8. poopprincess

    Why can't I get it!

    Anticholinergics inhibit nerve impulse activity of the parasympathetic nervous system. If you remember your A&P, the PNS acts on digestion, urination, salivation and lacrimation. PNS 'rest and digest' which is opposite of sympathetic 'fight or flight.' An ex. of their use may be bladder spasms. Major common side effects are that they dry you up because they inhibit the PNS. So the way that I learned to remember it was: Can't see Can't pee Can't sit Can't s*** Maybe not the most professional rhyme, but it helped me numerous times on my nursing school exams. Hope this helps. :)
  9. poopprincess

    Do you think about...

    My favorite is when I go into their room and they pooped and stuck their hand in it because they 'weren't sure if they had gone or not.' I really do earn my user name. lol Usually I don't worry about it. I always wear gloves when touching any of the patients. I work with a lot of respiratory patients who are incontinent and have a ton of infected wounds. I'm more concerned with my own hands than theirs. :)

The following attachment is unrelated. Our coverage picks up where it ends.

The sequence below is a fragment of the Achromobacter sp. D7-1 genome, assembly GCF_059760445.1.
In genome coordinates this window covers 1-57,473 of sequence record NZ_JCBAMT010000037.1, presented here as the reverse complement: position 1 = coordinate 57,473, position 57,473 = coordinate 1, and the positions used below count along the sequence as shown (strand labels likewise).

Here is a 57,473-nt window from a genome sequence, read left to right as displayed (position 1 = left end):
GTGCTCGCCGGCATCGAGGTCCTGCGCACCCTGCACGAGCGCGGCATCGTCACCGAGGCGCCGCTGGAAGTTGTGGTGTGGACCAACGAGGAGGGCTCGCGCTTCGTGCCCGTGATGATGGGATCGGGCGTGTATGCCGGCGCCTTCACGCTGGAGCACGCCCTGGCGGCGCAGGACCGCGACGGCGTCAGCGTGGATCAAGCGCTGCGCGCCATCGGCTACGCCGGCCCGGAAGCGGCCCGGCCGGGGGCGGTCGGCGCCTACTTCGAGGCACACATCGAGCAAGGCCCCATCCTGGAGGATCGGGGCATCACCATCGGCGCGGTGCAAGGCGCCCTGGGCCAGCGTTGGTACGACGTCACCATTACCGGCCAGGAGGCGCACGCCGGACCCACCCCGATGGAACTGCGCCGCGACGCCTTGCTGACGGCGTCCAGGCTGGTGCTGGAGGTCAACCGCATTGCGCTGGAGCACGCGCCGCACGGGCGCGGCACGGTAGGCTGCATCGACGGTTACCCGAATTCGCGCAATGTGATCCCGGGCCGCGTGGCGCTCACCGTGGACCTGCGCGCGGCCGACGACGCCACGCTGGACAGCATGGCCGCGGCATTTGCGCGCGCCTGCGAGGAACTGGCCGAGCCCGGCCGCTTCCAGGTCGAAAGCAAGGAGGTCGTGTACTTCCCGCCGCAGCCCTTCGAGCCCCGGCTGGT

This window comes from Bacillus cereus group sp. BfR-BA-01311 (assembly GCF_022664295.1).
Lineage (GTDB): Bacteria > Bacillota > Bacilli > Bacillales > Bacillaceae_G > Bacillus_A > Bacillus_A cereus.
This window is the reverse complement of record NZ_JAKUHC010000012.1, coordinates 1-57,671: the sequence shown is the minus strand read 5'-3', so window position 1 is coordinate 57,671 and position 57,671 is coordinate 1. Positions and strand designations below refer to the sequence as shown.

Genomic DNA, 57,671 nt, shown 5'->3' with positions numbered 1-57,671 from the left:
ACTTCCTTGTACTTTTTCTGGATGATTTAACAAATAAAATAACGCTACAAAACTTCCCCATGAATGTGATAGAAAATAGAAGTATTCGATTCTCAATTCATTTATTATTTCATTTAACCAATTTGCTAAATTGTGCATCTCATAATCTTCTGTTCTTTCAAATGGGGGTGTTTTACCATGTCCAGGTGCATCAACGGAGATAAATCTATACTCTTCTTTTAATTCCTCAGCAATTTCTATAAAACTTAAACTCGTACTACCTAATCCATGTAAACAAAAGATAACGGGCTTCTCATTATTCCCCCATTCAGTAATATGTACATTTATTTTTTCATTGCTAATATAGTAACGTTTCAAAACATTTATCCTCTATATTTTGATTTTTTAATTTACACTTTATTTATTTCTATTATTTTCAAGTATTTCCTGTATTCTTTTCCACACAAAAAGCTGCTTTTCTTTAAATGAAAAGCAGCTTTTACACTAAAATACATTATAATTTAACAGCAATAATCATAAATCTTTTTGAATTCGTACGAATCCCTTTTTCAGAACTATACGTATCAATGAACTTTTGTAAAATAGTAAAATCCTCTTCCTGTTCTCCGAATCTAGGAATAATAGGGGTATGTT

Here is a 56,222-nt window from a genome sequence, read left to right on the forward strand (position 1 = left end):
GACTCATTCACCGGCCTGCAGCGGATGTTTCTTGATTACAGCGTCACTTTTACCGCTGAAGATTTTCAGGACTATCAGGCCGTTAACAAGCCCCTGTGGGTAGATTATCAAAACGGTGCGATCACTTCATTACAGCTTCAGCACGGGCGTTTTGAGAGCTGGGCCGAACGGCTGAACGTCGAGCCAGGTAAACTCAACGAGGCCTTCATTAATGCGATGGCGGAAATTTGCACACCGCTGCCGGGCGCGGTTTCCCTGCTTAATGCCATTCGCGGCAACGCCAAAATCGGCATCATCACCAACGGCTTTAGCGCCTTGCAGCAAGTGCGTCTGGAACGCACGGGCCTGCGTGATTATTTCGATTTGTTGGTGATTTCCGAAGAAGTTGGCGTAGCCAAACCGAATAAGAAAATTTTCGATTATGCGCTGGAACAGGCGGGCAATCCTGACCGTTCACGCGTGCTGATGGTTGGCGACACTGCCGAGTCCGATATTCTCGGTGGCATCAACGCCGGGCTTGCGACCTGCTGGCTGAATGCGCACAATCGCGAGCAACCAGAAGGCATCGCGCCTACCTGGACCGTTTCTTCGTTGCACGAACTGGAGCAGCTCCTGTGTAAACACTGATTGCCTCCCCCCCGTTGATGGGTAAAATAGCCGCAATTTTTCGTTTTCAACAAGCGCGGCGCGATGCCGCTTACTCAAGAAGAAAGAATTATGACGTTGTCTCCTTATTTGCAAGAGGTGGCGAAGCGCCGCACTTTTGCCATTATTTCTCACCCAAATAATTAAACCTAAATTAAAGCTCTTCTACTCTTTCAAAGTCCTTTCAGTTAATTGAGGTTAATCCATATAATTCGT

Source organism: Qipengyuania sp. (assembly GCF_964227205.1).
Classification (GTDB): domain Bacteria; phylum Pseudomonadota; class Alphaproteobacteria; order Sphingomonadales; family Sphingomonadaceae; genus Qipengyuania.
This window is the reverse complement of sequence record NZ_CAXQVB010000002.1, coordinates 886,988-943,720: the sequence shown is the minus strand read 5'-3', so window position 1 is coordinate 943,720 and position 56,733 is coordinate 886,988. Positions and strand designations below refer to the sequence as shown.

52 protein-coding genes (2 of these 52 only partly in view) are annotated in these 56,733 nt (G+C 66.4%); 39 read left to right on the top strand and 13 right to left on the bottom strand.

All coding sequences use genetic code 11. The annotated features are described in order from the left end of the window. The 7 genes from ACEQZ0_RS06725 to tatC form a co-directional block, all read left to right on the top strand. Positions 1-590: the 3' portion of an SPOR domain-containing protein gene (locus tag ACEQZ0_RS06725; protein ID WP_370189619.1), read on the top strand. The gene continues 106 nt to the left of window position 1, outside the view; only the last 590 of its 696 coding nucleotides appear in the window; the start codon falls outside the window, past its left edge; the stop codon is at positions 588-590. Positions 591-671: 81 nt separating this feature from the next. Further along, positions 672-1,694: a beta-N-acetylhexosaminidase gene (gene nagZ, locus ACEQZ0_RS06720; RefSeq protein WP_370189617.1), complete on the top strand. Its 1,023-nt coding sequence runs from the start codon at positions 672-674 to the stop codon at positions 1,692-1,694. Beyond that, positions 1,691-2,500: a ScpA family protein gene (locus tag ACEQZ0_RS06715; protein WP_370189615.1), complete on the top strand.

10. poopprincess

    1st week on job and absolutely hate it!!

    The grass is not always greener on the other side. It also may just be anxiety that makes you hate it. Most new grads hate their jobs in the beginning, I did too. Seriously, the learning curve is so steep and it's stressful. Plus school pretty tells you that giving a freaking bed bath wrong may kill someone. j/k Anyways-chalk it up, get as much experience as you can and look in about 6 mo. or so. I would consider this 'resume building' and if you still hate it in 6 mo. then move on.
  11. poopprincess

    Is anybody else tired of the nurse practitioner craze?

    I have a family member who prefers the NP to the MD. I think they def serve a purpose in healthcare. As long as they are experienced I think they are great. The only thing I disagree with on the "NP craze" are the programs that allow nurses to go straight in without any bedside experience. I think that nurses having goals to further their education is a wonderful thing, as long as they understand what they are getting themselves into and they see it as a true calling. Sure, you can get some sorry NP's, but you can also get some sorry MD's too.
  12. poopprincess

    I love my ambulence runs!

    Have fun! I would be excited to get to do something different as well. I hope you find yourself a hot paramedic! LOL :)
  13. poopprincess

    Resume Questions!